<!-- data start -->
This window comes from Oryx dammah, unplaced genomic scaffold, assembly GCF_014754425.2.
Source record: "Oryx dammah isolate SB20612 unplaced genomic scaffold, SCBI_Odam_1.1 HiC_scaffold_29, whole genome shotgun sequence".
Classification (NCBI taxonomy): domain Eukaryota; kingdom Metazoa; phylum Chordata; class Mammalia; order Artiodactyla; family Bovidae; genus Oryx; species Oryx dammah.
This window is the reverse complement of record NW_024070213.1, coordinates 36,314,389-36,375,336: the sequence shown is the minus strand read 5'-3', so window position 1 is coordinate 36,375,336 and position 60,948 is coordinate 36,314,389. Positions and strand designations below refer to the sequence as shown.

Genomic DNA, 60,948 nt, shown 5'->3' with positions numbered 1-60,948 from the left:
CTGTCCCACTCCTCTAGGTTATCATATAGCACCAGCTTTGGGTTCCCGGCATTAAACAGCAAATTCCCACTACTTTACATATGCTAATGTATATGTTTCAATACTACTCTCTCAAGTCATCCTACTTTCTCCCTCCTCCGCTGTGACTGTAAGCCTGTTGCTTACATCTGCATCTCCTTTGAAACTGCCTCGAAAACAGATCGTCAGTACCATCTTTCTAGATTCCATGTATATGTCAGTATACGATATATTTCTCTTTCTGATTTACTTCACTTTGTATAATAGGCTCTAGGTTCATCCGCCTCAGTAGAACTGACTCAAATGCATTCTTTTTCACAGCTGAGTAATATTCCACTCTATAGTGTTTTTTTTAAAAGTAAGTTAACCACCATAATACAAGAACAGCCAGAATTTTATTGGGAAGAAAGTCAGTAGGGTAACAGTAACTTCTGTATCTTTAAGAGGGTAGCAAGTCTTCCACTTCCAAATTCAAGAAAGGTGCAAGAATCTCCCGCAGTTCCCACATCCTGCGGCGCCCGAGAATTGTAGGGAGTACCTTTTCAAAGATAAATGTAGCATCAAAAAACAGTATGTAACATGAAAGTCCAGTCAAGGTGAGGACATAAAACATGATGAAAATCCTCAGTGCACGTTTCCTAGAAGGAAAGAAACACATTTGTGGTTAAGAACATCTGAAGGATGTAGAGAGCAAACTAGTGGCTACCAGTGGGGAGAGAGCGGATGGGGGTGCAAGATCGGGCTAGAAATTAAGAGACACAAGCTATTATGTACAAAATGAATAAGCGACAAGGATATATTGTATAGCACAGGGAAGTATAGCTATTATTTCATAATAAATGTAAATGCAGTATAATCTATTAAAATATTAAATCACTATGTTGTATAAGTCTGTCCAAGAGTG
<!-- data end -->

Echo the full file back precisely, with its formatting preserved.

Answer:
This window comes from Oryx dammah, unplaced genomic scaffold, assembly GCF_014754425.2.
Source record: "Oryx dammah isolate SB20612 unplaced genomic scaffold, SCBI_Odam_1.1 HiC_scaffold_29, whole genome shotgun sequence".
Classification (NCBI taxonomy): domain Eukaryota; kingdom Metazoa; phylum Chordata; class Mammalia; order Artiodactyla; family Bovidae; genus Oryx; species Oryx dammah.
This window is the reverse complement of record NW_024070213.1, coordinates 36,314,389-36,375,336: the sequence shown is the minus strand read 5'-3', so window position 1 is coordinate 36,375,336 and position 60,948 is coordinate 36,314,389. Positions and strand designations below refer to the sequence as shown.

Genomic DNA, 60,948 nt, shown 5'->3' with positions numbered 1-60,948 from the left:
CTGTCCCACTCCTCTAGGTTATCATATAGCACCAGCTTTGGGTTCCCGGCATTAAACAGCAAATTCCCACTACTTTACATATGCTAATGTATATGTTTCAATACTACTCTCTCAAGTCATCCTACTTTCTCCCTCCTCCGCTGTGACTGTAAGCCTGTTGCTTACATCTGCATCTCCTTTGAAACTGCCTCGAAAACAGATCGTCAGTACCATCTTTCTAGATTCCATGTATATGTCAGTATACGATATATTTCTCTTTCTGATTTACTTCACTTTGTATAATAGGCTCTAGGTTCATCCGCCTCAGTAGAACTGACTCAAATGCATTCTTTTTCACAGCTGAGTAATATTCCACTCTATAGTGTTTTTTTTAAAAGTAAGTTAACCACCATAATACAAGAACAGCCAGAATTTTATTGGGAAGAAAGTCAGTAGGGTAACAGTAACTTCTGTATCTTTAAGAGGGTAGCAAGTCTTCCACTTCCAAATTCAAGAAAGGTGCAAGAATCTCCCGCAGTTCCCACATCCTGCGGCGCCCGAGAATTGTAGGGAGTACCTTTTCAAAGATAAATGTAGCATCAAAAAACAGTATGTAACATGAAAGTCCAGTCAAGGTGAGGACATAAAACATGATGAAAATCCTCAGTGCACGTTTCCTAGAAGGAAAGAAACACATTTGTGGTTAAGAACATCTGAAGGATGTAGAGAGCAAACTAGTGGCTACCAGTGGGGAGAGAGCGGATGGGGGTGCAAGATCGGGCTAGAAATTAAGAGACACAAGCTATTATGTACAAAATGAATAAGCGACAAGGATATATTGTATAGCACAGGGAAGTATAGCTATTATTTCATAATAAATGTAAATGCAGTATAATCTATTAAAATATTAAATCACTATGTTGTATAAGTCTGTCCAAGAGTG